I love sitting and listening to older, wiser folks than myself. I love history and learning it from people who loved it. There is something about sitting on a porch swing with someone old in days who has seen so much change and endured so much through their walk in life. The proverbial writer acts as a father to us and treats you and I as “sons and daughters” who are learning. As disciples of Jesus, that’s exactly what we are doing and we constantly sit in the learner seat. Thank God for wise fathers who taught us what to do right. Even so, for those of us who had no good fatherly example in life, we learned what “not” to do. I wanted to share some of the wise words and sayings I’ve heard in the first 35 years of life.
1. When you hear a kind word spoken about a friend, pass it along (Proverbs 3:27; Galatians 6:10). If it’s a negative word, keep it to yourself.
2. As a man, spoil your spouse, not your children (2 Samuel 12:3, 8; Proverbs 5:18–19; Ephesians 5:25; 1 Peter 3:7).
3. It is not our job to get people to like us. It is our job to like people (John 13:35; Hebrews 13:1; 1 Peter 1:22; 2:17).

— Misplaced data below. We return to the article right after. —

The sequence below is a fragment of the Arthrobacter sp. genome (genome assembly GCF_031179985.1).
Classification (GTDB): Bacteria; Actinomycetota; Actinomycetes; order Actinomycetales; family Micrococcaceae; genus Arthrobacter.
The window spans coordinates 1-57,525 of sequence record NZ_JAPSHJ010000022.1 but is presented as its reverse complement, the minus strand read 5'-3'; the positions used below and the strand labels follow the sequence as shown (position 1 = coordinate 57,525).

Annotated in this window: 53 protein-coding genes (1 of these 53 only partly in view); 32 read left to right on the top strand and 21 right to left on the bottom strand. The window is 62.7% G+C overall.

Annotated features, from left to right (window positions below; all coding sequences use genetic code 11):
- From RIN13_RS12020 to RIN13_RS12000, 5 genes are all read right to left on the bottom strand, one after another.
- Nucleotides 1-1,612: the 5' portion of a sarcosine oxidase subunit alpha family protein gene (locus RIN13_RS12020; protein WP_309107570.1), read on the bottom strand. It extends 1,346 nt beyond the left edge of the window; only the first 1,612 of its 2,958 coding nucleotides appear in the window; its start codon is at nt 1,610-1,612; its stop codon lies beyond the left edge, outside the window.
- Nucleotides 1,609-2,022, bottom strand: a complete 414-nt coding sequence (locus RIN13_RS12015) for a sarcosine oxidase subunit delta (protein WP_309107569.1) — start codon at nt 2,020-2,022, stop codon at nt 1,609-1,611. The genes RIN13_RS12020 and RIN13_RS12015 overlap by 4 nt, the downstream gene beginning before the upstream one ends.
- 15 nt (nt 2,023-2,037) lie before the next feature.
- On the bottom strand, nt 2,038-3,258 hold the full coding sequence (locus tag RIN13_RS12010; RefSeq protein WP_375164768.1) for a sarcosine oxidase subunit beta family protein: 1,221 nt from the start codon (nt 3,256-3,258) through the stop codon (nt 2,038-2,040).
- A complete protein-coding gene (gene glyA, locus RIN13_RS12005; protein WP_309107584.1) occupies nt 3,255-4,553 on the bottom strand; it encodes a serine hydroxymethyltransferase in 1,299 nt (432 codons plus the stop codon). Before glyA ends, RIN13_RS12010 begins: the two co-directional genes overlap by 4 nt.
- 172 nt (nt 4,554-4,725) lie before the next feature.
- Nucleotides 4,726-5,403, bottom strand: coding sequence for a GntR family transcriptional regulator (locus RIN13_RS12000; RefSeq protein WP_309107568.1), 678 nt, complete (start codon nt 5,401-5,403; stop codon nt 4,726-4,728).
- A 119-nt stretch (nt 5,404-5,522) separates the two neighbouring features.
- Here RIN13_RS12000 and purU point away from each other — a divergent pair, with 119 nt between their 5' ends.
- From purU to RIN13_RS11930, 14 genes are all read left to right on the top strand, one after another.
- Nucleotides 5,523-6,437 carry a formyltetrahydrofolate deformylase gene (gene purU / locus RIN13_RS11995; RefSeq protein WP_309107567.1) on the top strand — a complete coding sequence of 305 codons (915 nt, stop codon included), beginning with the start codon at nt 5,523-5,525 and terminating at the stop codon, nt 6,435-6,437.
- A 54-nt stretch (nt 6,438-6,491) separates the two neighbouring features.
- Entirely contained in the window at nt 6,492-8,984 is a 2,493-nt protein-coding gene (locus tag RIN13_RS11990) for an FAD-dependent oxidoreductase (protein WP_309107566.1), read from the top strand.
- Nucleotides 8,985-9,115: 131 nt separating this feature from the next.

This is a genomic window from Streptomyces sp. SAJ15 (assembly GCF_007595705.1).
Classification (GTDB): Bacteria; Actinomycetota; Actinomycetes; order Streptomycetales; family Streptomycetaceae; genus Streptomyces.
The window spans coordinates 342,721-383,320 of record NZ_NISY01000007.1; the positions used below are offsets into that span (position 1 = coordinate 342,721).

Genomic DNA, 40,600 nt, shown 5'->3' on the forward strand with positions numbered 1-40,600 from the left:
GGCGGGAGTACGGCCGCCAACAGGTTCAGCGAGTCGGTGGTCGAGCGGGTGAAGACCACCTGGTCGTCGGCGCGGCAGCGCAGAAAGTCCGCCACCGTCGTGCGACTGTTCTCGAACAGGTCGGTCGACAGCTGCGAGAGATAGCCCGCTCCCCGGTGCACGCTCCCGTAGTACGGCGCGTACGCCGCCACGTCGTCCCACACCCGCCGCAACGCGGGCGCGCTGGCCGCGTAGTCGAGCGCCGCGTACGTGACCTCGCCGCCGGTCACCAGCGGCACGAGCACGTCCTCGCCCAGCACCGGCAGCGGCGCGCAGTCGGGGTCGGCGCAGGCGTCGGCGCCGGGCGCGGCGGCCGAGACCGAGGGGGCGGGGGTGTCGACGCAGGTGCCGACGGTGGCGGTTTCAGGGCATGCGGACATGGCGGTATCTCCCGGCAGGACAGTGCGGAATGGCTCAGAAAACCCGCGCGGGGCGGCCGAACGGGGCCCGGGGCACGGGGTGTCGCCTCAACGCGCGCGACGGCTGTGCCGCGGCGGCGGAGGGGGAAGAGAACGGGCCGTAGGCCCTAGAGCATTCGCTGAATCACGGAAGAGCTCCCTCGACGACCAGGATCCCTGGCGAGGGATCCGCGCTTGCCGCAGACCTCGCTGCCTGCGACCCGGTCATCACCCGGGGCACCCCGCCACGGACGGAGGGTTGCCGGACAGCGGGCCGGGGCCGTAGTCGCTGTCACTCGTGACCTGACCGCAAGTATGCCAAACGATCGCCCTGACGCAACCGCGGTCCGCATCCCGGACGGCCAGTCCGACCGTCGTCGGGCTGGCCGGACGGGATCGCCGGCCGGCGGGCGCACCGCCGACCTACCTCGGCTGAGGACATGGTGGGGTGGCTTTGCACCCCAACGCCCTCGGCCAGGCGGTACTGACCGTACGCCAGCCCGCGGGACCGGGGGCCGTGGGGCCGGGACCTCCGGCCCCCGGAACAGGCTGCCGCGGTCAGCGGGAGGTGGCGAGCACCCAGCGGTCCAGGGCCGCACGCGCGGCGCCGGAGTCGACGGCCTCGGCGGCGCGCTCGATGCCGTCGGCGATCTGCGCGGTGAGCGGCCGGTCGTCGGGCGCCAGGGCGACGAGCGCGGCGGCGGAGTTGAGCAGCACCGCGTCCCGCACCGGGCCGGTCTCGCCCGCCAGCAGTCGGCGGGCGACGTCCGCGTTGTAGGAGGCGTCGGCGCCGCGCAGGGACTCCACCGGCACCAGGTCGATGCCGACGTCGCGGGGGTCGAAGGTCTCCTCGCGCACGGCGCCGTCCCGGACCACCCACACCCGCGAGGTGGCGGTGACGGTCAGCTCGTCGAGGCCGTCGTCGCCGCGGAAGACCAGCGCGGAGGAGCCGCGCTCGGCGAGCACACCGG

4. To help your children turn out well, spend twice as much time with them and half as much money on them (Genesis 44:30; Proverbs 22:6; Ephesians 5:16; 6:4; Colossians 4:5).
5. Focus on others, not on self (Galatians 2:20; Philippians 2:3–5). Someone wrote, “How to Be Miserable.” It reads, “Think about yourself. Talk about yourself. Use ‘I’ as often as possible. Mirror yourself continually in the opinion of others. Listen greedily to what people say about you. Expect to be appreciated. Be suspicious. Be jealous and envious. Be sensitive to slights. Never forgive a criticism. Trust nobody but yourself. Insist on consideration and respect. Demand agreement with your own views on everything. Sulk if people are not grateful to you for favors shown them. Never forget a service you have rendered. Shirk your duties if you can. Do as little as possible for others.”
Piedmont Road church of Christ